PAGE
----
Review | Donizetti’s Lucia di Lammermoor at the Met – Strong Vocals, Overblown Production

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One of opera’s masterful stories of star-crossed love was recently re-imagined in the American Rust Belt. On Saturday, May 21st, this season’s final performance of Donizetti’s Lucia di Lammermoor was broadcast live in HD from the Metropolitan Opera in New York City. Adapted from a novel by Sir Walter Scott, Lucia is one of only a handful of Donizetti’s operas that is regularly performed today.

What You Missed

Deborah Nansteel (left) as Alisa and Nadine Sierra (right) in the title role of Donizetti’s Lucia di Lammermoor (taken by Marty Sohl, provided by the Met Opera)

Vocally and dramatically, the cast was superlative. In one of her signature roles, soprano Nadine Sierra portrayed Lucia like a 17-year-old girl in love and had a solid command of her role. Tenor Javier Camarena also gave an impassioned vocal performance of his role of Edgardo. Artur Ruciński’s villainous, chain-smoking Enrico stole the show; the baritone role fit him like a glove. A few unwritten high notes by Ruciński and Camarena were welcome surprises in Act 3. Bass Christian Van Horn sang Raimondo with authority and sensitivity. The comprimari were effective: tenor Alok Kumar (Normanno) was excellent despite his brief appearances; tenor Eric Ferring (Arturo) nailed his Act 2 solo with verve and elegance; and mezzo Deborah Nansteel sang an adequate Alisa.

Conductor Riccardo Frizza opted for a slow reading of Donizetti’s masterpiece, which fortunately allowed me to savour some of the score’s intricacies that I had never noticed before, such as in the beautiful harp solo by Mariko Anraku, and some of the lower string underscoring in Act 1. On the other hand, the faster tempo of Edgardo and Enrico’s Act 3 confrontation scene gave it real, palpable tension. The Met Chorus was fantastic, particularly in their Act 3 chorus, “Ah, qual funesto avvenimento,” as well as in the final scene during Edgardo’s double aria. Finally, you know the production values are high when the Met eschews the flute accompaniment in favour of the spooky, ethereal glass harmonica in Lucia’s Act 3 Mad Scene (as Donizetti originally intended).

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Simon Stone’s modern production of Lucia di Lammermoor marks his Met debut, and replaces Mary Zimmerman’s Victorian-era production from 2007. Stone translated the story from the castles of Scotland to the American Rust Belt. The various sets were everyday places (such as a convenience store, pharmacy, drive-in movie theatre, and motel room), contained innumerable props, and were constructed on a rotating turntable. Lucia and Enrico’s house had two levels and an elaborate backyard. The costumes were regular clothes, and the name tags, such as on the various work outfits as well as Edgardo’s army uniform, were welcome touches. Though I applaud Stone’s effort in making Lucia more relevant for today’s audiences, overall I felt overwhelmed by the ‘busy’ atmosphere he created.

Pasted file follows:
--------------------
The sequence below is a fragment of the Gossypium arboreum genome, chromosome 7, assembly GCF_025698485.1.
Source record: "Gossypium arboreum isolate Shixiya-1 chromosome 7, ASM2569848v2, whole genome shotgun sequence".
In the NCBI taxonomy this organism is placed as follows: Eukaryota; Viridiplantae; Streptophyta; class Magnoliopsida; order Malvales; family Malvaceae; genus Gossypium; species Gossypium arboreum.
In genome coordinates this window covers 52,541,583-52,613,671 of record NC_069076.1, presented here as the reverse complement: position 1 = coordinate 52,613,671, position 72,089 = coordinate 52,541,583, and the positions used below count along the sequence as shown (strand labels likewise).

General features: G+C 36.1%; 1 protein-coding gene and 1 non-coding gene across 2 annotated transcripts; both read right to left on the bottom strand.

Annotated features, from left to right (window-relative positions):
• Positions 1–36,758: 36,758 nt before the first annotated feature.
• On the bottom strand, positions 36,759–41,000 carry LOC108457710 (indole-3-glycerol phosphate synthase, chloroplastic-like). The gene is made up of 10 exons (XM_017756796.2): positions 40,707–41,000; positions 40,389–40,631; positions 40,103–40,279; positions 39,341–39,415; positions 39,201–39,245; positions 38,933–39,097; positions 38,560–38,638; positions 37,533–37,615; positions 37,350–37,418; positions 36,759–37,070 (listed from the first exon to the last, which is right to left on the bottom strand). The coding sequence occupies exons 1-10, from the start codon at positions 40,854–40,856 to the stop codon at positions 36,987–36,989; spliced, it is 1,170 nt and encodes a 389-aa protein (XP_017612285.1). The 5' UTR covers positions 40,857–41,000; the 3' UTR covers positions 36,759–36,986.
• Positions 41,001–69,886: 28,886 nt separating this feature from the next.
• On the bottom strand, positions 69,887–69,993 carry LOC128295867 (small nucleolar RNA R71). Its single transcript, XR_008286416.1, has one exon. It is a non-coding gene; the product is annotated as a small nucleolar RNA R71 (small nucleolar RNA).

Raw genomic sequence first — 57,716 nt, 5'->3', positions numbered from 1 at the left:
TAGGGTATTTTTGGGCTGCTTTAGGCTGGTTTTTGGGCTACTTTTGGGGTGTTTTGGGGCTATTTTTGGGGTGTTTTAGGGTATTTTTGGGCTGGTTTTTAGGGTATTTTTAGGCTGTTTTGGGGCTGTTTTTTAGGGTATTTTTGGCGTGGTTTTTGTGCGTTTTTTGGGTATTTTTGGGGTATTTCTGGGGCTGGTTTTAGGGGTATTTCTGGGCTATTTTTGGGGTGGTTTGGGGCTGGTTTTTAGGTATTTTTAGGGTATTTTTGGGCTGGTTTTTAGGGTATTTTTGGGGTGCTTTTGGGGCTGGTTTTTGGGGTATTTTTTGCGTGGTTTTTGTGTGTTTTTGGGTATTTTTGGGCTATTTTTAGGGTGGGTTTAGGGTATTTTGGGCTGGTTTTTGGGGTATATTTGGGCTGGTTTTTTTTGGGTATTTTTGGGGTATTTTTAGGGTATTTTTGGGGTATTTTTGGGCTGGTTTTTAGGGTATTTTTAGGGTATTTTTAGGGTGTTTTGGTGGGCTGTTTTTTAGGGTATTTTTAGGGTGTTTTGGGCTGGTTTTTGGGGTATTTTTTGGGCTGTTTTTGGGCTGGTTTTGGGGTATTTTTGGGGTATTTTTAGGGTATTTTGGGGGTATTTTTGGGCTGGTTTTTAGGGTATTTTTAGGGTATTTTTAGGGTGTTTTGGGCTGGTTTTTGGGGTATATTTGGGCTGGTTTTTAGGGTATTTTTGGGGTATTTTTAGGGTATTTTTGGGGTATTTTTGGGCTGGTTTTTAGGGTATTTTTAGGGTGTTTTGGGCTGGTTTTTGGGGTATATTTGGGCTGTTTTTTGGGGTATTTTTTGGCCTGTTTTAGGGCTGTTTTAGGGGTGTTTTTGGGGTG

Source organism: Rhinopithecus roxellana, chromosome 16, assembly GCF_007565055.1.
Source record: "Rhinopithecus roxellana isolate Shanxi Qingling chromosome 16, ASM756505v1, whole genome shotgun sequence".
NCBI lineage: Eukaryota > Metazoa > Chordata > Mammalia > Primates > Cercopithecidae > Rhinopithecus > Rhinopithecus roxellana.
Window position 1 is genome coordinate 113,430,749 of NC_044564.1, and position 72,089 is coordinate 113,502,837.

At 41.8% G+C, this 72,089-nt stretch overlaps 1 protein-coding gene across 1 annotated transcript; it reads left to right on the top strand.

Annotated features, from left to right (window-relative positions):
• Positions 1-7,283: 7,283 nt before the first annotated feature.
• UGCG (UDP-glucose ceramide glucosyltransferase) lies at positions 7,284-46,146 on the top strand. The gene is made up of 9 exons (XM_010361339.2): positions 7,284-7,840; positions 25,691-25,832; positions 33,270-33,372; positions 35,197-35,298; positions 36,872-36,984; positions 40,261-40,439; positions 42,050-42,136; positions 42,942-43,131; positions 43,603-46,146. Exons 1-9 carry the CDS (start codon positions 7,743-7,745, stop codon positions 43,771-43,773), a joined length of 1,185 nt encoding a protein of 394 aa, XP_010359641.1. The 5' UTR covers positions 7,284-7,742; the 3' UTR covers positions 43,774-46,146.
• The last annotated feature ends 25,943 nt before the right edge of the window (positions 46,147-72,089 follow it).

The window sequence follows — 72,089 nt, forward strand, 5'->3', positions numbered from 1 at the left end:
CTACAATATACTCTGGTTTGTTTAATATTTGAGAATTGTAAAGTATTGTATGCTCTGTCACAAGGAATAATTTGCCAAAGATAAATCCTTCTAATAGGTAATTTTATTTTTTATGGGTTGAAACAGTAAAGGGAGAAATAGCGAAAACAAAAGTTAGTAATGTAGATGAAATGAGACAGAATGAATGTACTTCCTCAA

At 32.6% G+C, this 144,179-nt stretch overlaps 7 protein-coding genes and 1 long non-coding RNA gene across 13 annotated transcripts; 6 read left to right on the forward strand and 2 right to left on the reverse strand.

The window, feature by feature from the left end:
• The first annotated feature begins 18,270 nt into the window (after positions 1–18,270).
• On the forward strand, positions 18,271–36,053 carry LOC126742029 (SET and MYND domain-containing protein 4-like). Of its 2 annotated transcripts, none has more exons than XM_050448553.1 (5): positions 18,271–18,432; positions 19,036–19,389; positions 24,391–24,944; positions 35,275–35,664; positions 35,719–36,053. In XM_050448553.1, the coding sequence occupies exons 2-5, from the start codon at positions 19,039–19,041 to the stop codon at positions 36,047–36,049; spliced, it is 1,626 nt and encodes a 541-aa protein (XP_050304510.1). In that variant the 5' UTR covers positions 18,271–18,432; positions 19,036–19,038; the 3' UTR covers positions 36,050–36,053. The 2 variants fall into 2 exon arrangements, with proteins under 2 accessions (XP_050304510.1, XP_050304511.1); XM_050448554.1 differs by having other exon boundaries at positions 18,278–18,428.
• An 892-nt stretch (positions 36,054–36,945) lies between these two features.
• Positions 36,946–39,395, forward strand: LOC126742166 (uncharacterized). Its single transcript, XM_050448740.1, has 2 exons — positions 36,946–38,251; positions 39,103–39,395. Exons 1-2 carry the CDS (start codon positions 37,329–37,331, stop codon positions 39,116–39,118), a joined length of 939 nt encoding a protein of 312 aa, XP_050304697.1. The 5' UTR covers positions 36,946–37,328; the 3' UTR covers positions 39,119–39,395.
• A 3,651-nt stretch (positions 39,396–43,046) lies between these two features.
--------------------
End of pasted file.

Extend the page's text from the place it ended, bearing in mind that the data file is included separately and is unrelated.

Deborah Nansteel (background) as Alisa, Nadine Sierra (left) as Lucia, and Artur Ruciński (right) as Enrico in Donizetti’s Lucia di Lammermoor (taken by Marty Sohl, provided by the Met Opera)

First, during certain parts of the opera, the singers were followed by cameramen in full view, and the footage was projected in black-and-white, on a screen above the action (in the Met theatre). This filmic element was ineffective because it was too much information for the viewer to take in. We first see this during Enrico’s opening aria: as Enrico walked around the street selling drugs, Lucia was being filmed in her upstairs bedroom. Then, during Lucia’s first aria, the ghost of the Ravenswood girl she sings about appeared in the projected footage. I was, however, pleased to see that Edgardo and Lucia were shown meeting and falling in love during the Prelude. Stone gave the characters a proper backstory, even though it was also unnecessarily filmed. The Act 2 sextet, Chi mi frena, was staged perfectly because it was one of the rare instances when the actors remained almost completely still onstage.

The second aspect that overwhelmed the production was the frequent clockwise rotation of the turntable set, especially in Act 2, when pieces of various Act 1 sets were re-spliced together to make one large, overblown spectacle.

Lucia di Lammermoor: “Regnava nel silenzio” YouTube video

By making this Lucia very cinematic, Stone assumes opera-goers have short attention spans as he steers their focus away from the artists. Look no further than Lucia’s famous Act 3 Mad Scene, where all the elements culminated in a nervous bedlam, as the audience was made to focus on everything around Lucia instead of on her. The filmed footage took on an extension of Lucia’s thoughts, as the fine line between real and imagined was slightly blurred in a few instances. All this unnecessary artifice clearly proved to me that Stone’s Lucia was trying to achieve too much. In summary, a less ‘busy’ version of this production, with at least half the amount of sets and props, and without the simultaneous filming, would likely have been more effective as a modernization.

Riccardo Frizza, Conductor
Nadine Sierra, Lucia
Javier Camarena, Edgardo
Artur Ruciński, Enrico
Christian Van Horn, Raimondo

Marco Monteferrante is a high school mathematics teacher and lifelong opera fan.


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